--
I hope this helps,
Steve C. Orr, MCSD
http://Steve.Orr.net
--------------------------------
Hire top notch developers to get your projects done right:
http://www.able-consulting.com
--------------------------------

"Harry Whitehouse" <ha***@envmgr.com> wrote in message
news:%2****************@TK2MSFTNGP09.phx.gbl...
I've got a fairly simple forms authentication project (a login page and a single secure page), but a number of users (~25%) can't seem to get past

the
login.aspx step. I theorized that this might have to do with their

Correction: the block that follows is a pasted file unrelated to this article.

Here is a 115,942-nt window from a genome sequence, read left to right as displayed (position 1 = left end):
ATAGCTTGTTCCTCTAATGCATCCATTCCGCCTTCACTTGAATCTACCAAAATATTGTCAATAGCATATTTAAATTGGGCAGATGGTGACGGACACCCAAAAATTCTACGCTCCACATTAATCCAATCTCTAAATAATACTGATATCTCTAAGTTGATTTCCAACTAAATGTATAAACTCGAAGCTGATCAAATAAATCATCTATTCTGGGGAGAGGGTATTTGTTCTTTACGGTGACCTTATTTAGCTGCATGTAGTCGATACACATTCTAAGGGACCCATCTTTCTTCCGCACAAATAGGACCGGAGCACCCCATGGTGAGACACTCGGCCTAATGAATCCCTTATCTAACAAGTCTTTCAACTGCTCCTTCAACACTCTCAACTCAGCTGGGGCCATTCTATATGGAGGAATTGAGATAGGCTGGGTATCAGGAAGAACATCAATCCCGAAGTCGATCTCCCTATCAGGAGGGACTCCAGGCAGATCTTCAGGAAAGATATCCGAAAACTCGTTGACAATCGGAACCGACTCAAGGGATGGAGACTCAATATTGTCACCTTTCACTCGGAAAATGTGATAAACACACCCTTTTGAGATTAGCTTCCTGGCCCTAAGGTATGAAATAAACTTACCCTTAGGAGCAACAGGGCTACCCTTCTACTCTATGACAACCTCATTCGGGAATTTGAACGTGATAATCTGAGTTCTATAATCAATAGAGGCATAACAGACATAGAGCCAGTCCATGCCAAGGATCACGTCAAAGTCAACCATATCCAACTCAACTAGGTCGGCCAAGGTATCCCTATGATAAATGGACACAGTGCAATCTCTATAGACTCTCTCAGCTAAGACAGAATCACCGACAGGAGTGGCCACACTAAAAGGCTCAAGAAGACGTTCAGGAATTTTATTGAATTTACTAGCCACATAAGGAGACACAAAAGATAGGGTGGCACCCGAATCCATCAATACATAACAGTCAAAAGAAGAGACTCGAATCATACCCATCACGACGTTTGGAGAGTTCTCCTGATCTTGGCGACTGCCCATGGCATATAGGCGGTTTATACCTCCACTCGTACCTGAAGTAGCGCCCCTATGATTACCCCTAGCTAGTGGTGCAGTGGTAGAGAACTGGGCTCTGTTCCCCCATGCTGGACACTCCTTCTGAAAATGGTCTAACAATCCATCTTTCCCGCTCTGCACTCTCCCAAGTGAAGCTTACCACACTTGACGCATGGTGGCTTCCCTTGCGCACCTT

browser's cookie setting.

I had been using cookies to store session state and logon parameters (user option), but I completely eliminated them using the SQLServer session
management approach. But now, with my test browser set on "prompt" for
cookies, I still get a message that my login page is trying to set a

cookie.

I gather it's from this statement:

FormsAuthentication.RedirectFromLoginPage(UserSeri alNo.Text,
false);

If I accept the cookie, I move on to the secure page. If I don't, I end

up
staying on the login.aspx page. I think that's what might be happening

with
some of the users who attempt to access this page (even though most say
their browsers accept cookies).

Any thoughts here? Is there any way to have an authentication scheme
without cookies? Might something else be throwing my users?

TIA

Harry


Nov 17 '05 #4
Ken -- Thanks for this. I had not seen this article!

Harry